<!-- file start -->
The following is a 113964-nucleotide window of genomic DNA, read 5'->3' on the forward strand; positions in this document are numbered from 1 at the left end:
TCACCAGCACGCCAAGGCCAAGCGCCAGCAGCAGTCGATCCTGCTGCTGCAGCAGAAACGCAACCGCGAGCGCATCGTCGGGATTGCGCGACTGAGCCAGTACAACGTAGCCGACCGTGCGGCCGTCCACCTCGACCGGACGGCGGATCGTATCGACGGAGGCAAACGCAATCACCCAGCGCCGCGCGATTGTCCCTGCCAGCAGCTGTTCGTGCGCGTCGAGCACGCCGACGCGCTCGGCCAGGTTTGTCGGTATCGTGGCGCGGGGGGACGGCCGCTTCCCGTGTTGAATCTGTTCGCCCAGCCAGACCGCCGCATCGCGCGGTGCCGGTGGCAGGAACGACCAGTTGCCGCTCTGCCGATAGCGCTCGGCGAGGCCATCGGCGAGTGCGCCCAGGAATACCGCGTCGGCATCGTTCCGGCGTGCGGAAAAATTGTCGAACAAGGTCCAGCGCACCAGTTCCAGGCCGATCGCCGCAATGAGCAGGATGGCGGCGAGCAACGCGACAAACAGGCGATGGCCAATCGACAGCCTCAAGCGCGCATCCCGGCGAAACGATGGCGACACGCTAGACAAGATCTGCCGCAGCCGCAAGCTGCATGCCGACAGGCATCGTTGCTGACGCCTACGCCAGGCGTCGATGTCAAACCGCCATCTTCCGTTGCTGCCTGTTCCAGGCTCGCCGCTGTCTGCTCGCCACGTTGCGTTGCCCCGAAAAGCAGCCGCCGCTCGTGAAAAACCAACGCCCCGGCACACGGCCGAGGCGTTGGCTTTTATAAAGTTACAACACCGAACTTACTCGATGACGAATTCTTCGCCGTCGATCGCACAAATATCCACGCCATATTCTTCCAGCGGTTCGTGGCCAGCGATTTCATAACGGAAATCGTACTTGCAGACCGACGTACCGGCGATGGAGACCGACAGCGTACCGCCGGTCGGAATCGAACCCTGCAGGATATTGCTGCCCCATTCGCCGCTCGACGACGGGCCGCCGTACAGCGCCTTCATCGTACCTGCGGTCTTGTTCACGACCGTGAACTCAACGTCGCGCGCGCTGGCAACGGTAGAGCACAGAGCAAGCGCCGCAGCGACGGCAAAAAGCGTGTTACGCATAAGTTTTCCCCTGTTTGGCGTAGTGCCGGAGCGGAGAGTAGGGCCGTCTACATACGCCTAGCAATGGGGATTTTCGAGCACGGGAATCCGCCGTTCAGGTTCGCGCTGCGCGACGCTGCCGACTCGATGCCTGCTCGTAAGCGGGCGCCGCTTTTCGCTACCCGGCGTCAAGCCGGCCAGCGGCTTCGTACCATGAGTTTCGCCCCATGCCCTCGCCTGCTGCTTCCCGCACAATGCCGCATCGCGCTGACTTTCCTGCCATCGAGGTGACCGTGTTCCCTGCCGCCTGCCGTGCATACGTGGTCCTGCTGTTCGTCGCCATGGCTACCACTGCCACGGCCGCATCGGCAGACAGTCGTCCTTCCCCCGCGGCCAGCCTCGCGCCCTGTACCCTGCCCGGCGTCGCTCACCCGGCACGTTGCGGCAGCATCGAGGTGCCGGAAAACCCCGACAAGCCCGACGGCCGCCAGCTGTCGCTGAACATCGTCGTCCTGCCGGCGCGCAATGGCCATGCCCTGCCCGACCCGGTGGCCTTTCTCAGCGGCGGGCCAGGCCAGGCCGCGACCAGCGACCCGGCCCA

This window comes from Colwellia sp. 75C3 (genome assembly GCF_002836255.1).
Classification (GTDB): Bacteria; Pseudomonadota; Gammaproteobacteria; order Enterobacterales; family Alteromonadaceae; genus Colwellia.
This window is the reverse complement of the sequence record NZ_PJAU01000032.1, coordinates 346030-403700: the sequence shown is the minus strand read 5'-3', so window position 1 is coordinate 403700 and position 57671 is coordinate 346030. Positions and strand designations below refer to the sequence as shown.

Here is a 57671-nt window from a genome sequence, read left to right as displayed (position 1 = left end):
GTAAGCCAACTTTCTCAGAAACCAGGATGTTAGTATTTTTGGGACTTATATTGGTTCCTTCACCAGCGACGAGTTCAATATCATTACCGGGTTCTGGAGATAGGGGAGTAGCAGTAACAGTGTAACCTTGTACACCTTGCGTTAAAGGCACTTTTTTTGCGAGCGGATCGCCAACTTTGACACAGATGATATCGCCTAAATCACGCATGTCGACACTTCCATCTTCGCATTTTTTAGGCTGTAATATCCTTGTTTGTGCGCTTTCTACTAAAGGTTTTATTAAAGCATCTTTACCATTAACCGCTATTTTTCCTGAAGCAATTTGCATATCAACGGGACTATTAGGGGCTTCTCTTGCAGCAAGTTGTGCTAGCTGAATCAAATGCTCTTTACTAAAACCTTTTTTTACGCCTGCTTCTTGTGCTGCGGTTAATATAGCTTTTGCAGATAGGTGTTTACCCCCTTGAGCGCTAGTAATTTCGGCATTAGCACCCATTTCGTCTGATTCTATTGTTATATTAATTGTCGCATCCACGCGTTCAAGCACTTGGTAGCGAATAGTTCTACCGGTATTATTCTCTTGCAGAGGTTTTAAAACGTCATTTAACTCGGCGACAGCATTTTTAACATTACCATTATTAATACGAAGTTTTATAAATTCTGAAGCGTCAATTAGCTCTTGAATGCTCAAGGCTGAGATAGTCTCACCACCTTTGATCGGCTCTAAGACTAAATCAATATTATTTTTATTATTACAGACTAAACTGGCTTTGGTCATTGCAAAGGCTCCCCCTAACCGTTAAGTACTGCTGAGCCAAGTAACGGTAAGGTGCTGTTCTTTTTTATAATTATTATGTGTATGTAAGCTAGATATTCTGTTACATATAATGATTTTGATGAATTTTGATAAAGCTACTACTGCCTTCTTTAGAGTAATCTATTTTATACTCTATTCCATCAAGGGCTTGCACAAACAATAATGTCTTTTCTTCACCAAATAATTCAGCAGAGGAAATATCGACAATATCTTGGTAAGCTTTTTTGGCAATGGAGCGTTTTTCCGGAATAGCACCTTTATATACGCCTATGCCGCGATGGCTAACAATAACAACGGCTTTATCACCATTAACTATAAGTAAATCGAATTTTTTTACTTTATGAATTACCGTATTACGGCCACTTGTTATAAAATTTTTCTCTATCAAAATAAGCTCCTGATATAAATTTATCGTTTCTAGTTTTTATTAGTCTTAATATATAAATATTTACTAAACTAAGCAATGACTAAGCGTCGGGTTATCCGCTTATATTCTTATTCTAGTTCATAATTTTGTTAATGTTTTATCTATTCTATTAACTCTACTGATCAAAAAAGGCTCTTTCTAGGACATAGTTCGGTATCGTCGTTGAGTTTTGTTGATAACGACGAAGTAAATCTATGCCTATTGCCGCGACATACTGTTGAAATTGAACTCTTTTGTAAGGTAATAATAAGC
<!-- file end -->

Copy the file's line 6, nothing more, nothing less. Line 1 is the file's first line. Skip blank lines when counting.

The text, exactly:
Here is a 57671-nt window from a genome sequence, read left to right as displayed (position 1 = left end):